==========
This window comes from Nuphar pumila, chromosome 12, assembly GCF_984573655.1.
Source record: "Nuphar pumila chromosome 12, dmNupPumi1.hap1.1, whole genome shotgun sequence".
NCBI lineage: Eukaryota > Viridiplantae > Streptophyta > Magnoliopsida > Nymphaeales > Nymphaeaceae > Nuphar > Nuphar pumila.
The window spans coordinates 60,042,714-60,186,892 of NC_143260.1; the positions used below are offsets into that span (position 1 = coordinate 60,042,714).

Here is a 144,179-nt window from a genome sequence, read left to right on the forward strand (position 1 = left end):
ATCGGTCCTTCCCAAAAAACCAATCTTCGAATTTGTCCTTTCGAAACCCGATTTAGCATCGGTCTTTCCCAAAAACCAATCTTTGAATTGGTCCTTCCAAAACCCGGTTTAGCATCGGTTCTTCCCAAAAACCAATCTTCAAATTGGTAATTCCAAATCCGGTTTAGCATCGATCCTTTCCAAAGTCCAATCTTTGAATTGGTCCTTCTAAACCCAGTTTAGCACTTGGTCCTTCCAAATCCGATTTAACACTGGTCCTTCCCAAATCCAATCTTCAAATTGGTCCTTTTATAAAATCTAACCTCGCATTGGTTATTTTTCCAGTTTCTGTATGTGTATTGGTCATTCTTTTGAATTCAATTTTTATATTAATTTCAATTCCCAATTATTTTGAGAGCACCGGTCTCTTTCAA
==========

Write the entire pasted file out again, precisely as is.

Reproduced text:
This window comes from Nuphar pumila, chromosome 12, assembly GCF_984573655.1.
Source record: "Nuphar pumila chromosome 12, dmNupPumi1.hap1.1, whole genome shotgun sequence".
NCBI lineage: Eukaryota > Viridiplantae > Streptophyta > Magnoliopsida > Nymphaeales > Nymphaeaceae > Nuphar > Nuphar pumila.
The window spans coordinates 60,042,714-60,186,892 of NC_143260.1; the positions used below are offsets into that span (position 1 = coordinate 60,042,714).

Here is a 144,179-nt window from a genome sequence, read left to right on the forward strand (position 1 = left end):
ATCGGTCCTTCCCAAAAAACCAATCTTCGAATTTGTCCTTTCGAAACCCGATTTAGCATCGGTCTTTCCCAAAAACCAATCTTTGAATTGGTCCTTCCAAAACCCGGTTTAGCATCGGTTCTTCCCAAAAACCAATCTTCAAATTGGTAATTCCAAATCCGGTTTAGCATCGATCCTTTCCAAAGTCCAATCTTTGAATTGGTCCTTCTAAACCCAGTTTAGCACTTGGTCCTTCCAAATCCGATTTAACACTGGTCCTTCCCAAATCCAATCTTCAAATTGGTCCTTTTATAAAATCTAACCTCGCATTGGTTATTTTTCCAGTTTCTGTATGTGTATTGGTCATTCTTTTGAATTCAATTTTTATATTAATTTCAATTCCCAATTATTTTGAGAGCACCGGTCTCTTTCAA